The defensive line had flashes, but in the end was one of the team’s great disappointments. Steve McMichael had his best season–on the field if not on television–and William Perry again proved himself essential to the Bears’ defensive scheme. Trace Armstrong, however, appears to have peaked as a merely solid defensive end, while Richard Dent’s inconsistent play became so conspicuous that even John Madden made common reference to it. Dent and head coach Mike Ditka grew apart to the point where, after the Dallas game, Ditka issued an edict that one of them had to change or one of them had to change scenery.

John Roper developed into the Bears’ best pass rusher, but was injured in San Francisco–when the Bears failed to sack the Niners’ quarterbacks–and missed the Dallas game, when the Bears again failed to achieve a sack. (Defensive coordinator Vince Tobin came up with a game plan against the Cowboys that set Dent free to improvise and pick up the slack left by Roper, but he responded with one of his ever-more-frequent off games.) Mike Singletary led the team in tackles and made the Pro Bowl, but clearly was a shade of his former self. Jim Morrissey remained a starter and an embarrassment to the number he wears.

The secondary had a fairly good season. This former weakness might be the Bears’ strongest position right now, depending on how one feels about Muster, Neal Anderson, and Jim Harbaugh in the offensive backfield. Mark Carrier picked off fewer passes than in his rookie season, in large part because teams were no longer throwing into his area. The rest of the Bears’ defensive backs proved themselves adept at coverage if not asked to guard their receivers for unreasonably long times (as against the Niners and the Cowboys).

As for special teams–punting, kicking, kickoffs, and all those other hermaphrodite football plays not really offense or defense but a combination of the two–the Bears were lousy. Special teams coach Steve Kazor should be fired, and that’s all there is to it.

Ditka enjoyed his second straight season of relative maturity, then–like Steven Spielberg’s Peter Pan–swore off growing up and vowed to return to his childish ways. That, I think, may have been the greatest loss of all in the end. Ditka has really grown on me the last couple of years. Up until the 12th-week loss to Miami, this was his best coaching season. He soured as the team did, however, to the point where he was his old hysterical-in-hysterics self after the San Francisco loss.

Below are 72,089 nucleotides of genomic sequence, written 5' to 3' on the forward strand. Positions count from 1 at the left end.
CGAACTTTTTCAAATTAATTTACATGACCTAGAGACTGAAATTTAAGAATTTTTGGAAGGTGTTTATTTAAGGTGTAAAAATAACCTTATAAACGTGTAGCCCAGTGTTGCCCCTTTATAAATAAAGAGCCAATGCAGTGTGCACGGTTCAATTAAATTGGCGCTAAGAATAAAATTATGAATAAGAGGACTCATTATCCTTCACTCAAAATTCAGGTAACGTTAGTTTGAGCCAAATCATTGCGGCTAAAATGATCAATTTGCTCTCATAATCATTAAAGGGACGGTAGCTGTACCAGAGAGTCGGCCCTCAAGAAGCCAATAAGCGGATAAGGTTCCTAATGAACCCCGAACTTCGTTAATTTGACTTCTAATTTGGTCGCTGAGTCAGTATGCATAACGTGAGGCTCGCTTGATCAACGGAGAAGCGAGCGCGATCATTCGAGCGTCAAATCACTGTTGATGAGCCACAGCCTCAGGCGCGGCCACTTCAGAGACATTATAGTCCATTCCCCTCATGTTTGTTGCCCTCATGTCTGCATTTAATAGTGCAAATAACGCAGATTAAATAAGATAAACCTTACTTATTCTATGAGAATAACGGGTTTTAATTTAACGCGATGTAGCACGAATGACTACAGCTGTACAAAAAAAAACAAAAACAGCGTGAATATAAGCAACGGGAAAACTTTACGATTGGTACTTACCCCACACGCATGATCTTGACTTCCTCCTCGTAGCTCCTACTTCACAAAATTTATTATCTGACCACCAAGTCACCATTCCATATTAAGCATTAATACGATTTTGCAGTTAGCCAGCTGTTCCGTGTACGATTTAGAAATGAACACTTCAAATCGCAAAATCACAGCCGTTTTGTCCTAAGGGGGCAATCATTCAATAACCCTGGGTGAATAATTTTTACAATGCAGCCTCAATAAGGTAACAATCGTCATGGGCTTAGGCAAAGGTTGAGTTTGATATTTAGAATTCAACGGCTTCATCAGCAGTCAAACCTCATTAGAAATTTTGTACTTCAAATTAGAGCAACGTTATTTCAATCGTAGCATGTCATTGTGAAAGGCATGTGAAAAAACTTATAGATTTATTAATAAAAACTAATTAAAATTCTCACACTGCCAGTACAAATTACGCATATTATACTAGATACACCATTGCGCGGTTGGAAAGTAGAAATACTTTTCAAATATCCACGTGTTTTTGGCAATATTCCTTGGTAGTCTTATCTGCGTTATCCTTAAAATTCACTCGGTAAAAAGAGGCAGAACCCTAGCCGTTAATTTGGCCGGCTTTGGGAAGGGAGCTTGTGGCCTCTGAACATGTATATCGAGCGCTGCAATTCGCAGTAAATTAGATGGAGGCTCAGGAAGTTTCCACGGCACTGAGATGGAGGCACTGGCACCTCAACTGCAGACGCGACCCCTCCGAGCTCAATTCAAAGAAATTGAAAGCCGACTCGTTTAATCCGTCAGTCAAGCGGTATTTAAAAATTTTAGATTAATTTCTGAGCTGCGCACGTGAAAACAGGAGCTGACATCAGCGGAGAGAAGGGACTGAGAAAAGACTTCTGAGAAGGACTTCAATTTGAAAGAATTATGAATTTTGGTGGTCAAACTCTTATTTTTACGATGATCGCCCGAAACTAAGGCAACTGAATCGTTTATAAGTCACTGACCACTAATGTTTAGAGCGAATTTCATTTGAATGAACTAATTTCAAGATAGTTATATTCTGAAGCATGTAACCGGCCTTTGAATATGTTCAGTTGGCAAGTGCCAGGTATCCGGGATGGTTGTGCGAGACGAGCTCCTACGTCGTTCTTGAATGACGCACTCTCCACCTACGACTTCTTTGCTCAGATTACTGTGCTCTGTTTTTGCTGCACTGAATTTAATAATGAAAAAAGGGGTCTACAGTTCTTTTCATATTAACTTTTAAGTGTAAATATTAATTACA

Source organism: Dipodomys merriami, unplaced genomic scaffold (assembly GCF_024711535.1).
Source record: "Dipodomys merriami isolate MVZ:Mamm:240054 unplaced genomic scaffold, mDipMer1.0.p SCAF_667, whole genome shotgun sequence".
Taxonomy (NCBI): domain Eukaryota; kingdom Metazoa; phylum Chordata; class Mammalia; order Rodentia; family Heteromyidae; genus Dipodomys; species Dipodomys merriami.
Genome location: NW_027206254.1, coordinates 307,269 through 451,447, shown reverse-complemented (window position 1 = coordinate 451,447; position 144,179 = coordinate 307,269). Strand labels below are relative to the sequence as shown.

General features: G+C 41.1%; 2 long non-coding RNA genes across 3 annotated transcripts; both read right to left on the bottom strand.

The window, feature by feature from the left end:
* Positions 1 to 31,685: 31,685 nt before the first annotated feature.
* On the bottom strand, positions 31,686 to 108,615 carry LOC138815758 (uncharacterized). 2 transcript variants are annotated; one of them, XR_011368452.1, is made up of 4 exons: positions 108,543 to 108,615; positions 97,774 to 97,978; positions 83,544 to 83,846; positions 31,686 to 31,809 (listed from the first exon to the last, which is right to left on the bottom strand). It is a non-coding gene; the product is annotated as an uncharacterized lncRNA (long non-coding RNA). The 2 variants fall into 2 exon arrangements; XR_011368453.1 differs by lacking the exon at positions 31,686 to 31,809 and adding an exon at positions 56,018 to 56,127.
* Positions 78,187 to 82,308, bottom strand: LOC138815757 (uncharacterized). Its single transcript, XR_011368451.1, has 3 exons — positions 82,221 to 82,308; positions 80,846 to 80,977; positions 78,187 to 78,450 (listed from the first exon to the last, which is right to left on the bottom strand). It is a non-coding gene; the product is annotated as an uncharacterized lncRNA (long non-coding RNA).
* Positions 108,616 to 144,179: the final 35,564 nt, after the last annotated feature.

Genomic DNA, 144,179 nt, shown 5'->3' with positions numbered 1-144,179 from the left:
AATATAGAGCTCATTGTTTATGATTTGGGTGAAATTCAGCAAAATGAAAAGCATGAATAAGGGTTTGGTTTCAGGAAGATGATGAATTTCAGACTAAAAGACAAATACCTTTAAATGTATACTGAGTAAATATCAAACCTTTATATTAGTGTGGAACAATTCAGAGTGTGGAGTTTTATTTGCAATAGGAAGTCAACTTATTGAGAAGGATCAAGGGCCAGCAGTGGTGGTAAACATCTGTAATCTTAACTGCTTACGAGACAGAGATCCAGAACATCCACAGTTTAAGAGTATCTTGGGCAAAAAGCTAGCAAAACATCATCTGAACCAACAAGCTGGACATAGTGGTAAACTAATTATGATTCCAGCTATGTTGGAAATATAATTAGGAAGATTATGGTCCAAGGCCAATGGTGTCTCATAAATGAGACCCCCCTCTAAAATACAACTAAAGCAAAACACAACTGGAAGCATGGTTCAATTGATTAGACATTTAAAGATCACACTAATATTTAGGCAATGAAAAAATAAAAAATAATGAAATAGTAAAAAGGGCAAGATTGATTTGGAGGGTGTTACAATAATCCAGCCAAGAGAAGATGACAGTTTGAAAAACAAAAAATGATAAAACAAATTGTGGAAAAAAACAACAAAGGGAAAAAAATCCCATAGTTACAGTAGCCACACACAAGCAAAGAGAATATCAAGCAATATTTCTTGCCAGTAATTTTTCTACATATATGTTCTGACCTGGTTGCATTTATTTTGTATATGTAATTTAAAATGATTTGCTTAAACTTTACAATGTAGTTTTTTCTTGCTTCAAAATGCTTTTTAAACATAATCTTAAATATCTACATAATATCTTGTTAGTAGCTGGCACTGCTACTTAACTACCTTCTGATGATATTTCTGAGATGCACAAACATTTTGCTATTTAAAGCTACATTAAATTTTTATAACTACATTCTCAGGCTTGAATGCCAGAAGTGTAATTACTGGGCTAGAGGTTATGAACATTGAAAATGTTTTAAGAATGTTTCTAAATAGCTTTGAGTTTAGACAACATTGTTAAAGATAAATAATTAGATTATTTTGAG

He was the one who said maybe the Bears had too many “overachievers” after the loss to the Cowboys. He blamed the players, not the coaches. Yet the Bears’ persistent December swoon over the last six seasons leads to other conclusions. Where other NFL coaches make adjustments through the season, saving some of their best schemes for late in the year, the Bears are running the same plays in December that they ran in September. The difference is that they’re suddenly not working because every coach in the league has seen the Bears run those plays via the game’s elaborate film network. They’re about as surprising as a Murder, She Wrote rerun.

Ditka also promises to reinstill discipline, but to what end I don’t know. When the Cubs suffered through September after September in the 60s, 70s, and early 80s, people kept suggesting they were tired. When the Blackhawks passed out last season in the first round of the Stanley Cup playoffs, people suggested that maybe they had been worked too hard during the regular season. The Bears’ December record since 1985 is too appalling to dwell on, so how come nobody has suggested that maybe these players are played out from two-a-day drills in August and an overly hectic practice schedule in October and November? It’s a long football season, but, just the same, in Chicago it hasn’t been long enough of late.

Ditka has attained a stature such that he will probably always field a pretty decent football team. There is a certain type of player–the Jim Harbaughs and Chris Zoriches of the world–who will always want to play for him and whom he will always bring out the best in. That’s what Ditka envisioned when he oversaw the departure of McMahon and Willie Gault and Wilber Marshall, and his reward is that he will never preside over a mass early season retirement like that of Sam Wyche and the Cincinnati Bengals this season. Now, however, he’s come full circle and insists that only better players will allow the Bears to return to the Super Bowl. The catch-22 is that, since Ditka will always field respectable teams, he will never again get the series of great draft picks that allowed him to build the 1985 champions. The Cowboys, who are already better than the Bears, have two choices in each of the first three rounds of the next college draft. The Bears are looking at a general forecast that will not see them return to the Super Bowl this century.

So pray for Buddy Ryan to be hired in Tampa Bay. It’s the one thing that could make the next few seasons worth watching.